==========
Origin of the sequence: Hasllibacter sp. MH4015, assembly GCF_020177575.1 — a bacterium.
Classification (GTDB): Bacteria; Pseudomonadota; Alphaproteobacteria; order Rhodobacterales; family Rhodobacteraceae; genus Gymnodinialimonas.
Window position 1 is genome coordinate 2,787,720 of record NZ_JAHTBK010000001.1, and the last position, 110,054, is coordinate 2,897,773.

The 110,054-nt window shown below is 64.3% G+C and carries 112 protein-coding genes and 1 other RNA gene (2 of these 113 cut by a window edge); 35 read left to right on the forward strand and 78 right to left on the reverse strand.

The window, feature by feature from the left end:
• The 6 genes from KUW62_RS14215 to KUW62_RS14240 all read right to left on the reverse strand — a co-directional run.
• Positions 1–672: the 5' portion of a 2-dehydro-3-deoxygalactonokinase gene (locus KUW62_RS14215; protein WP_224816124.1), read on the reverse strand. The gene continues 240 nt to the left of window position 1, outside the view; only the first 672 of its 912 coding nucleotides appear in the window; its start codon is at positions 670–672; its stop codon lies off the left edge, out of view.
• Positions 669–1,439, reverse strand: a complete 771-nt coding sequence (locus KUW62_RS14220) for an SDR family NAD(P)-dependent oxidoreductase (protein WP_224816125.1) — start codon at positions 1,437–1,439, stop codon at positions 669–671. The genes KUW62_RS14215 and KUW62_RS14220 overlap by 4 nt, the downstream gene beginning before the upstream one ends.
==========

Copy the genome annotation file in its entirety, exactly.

Origin of the sequence: Hasllibacter sp. MH4015, assembly GCF_020177575.1 — a bacterium.
Classification (GTDB): Bacteria; Pseudomonadota; Alphaproteobacteria; order Rhodobacterales; family Rhodobacteraceae; genus Gymnodinialimonas.
Window position 1 is genome coordinate 2,787,720 of record NZ_JAHTBK010000001.1, and the last position, 110,054, is coordinate 2,897,773.

The 110,054-nt window shown below is 64.3% G+C and carries 112 protein-coding genes and 1 other RNA gene (2 of these 113 cut by a window edge); 35 read left to right on the forward strand and 78 right to left on the reverse strand.

The window, feature by feature from the left end:
• The 6 genes from KUW62_RS14215 to KUW62_RS14240 all read right to left on the reverse strand — a co-directional run.
• Positions 1–672: the 5' portion of a 2-dehydro-3-deoxygalactonokinase gene (locus KUW62_RS14215; protein WP_224816124.1), read on the reverse strand. The gene continues 240 nt to the left of window position 1, outside the view; only the first 672 of its 912 coding nucleotides appear in the window; its start codon is at positions 670–672; its stop codon lies off the left edge, out of view.
• Positions 669–1,439, reverse strand: a complete 771-nt coding sequence (locus KUW62_RS14220) for an SDR family NAD(P)-dependent oxidoreductase (protein WP_224816125.1) — start codon at positions 1,437–1,439, stop codon at positions 669–671. The genes KUW62_RS14215 and KUW62_RS14220 overlap by 4 nt, the downstream gene beginning before the upstream one ends.